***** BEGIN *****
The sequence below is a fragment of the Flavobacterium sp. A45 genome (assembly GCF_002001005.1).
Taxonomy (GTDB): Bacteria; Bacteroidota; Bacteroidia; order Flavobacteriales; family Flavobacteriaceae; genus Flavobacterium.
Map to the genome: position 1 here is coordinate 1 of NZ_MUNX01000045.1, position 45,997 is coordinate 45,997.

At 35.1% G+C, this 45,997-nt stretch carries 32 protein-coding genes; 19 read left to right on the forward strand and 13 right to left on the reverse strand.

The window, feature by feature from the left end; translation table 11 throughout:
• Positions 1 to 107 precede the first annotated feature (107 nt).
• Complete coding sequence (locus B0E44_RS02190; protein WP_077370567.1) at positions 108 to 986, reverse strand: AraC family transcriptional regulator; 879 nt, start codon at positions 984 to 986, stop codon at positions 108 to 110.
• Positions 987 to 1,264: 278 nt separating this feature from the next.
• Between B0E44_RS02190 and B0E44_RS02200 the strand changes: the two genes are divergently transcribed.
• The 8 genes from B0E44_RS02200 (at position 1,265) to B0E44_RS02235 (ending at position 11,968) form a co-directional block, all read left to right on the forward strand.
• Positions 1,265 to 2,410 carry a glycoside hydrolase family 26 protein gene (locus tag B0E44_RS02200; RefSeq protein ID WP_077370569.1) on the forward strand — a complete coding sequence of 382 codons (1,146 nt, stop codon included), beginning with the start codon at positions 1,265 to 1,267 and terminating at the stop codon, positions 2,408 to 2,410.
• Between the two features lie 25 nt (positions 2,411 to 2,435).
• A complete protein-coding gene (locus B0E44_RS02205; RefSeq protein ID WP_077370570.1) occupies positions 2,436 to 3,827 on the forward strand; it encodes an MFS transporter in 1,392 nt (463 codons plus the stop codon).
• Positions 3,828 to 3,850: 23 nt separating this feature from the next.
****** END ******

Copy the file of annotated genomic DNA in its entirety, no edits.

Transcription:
The sequence below is a fragment of the Flavobacterium sp. A45 genome (assembly GCF_002001005.1).
Taxonomy (GTDB): Bacteria; Bacteroidota; Bacteroidia; order Flavobacteriales; family Flavobacteriaceae; genus Flavobacterium.
Map to the genome: position 1 here is coordinate 1 of NZ_MUNX01000045.1, position 45,997 is coordinate 45,997.

At 35.1% G+C, this 45,997-nt stretch carries 32 protein-coding genes; 19 read left to right on the forward strand and 13 right to left on the reverse strand.

The window, feature by feature from the left end; translation table 11 throughout:
• Positions 1 to 107 precede the first annotated feature (107 nt).
• Complete coding sequence (locus B0E44_RS02190; protein WP_077370567.1) at positions 108 to 986, reverse strand: AraC family transcriptional regulator; 879 nt, start codon at positions 984 to 986, stop codon at positions 108 to 110.
• Positions 987 to 1,264: 278 nt separating this feature from the next.
• Between B0E44_RS02190 and B0E44_RS02200 the strand changes: the two genes are divergently transcribed.
• The 8 genes from B0E44_RS02200 (at position 1,265) to B0E44_RS02235 (ending at position 11,968) form a co-directional block, all read left to right on the forward strand.
• Positions 1,265 to 2,410 carry a glycoside hydrolase family 26 protein gene (locus tag B0E44_RS02200; RefSeq protein ID WP_077370569.1) on the forward strand — a complete coding sequence of 382 codons (1,146 nt, stop codon included), beginning with the start codon at positions 1,265 to 1,267 and terminating at the stop codon, positions 2,408 to 2,410.
• Between the two features lie 25 nt (positions 2,411 to 2,435).
• A complete protein-coding gene (locus B0E44_RS02205; RefSeq protein ID WP_077370570.1) occupies positions 2,436 to 3,827 on the forward strand; it encodes an MFS transporter in 1,392 nt (463 codons plus the stop codon).
• Positions 3,828 to 3,850: 23 nt separating this feature from the next.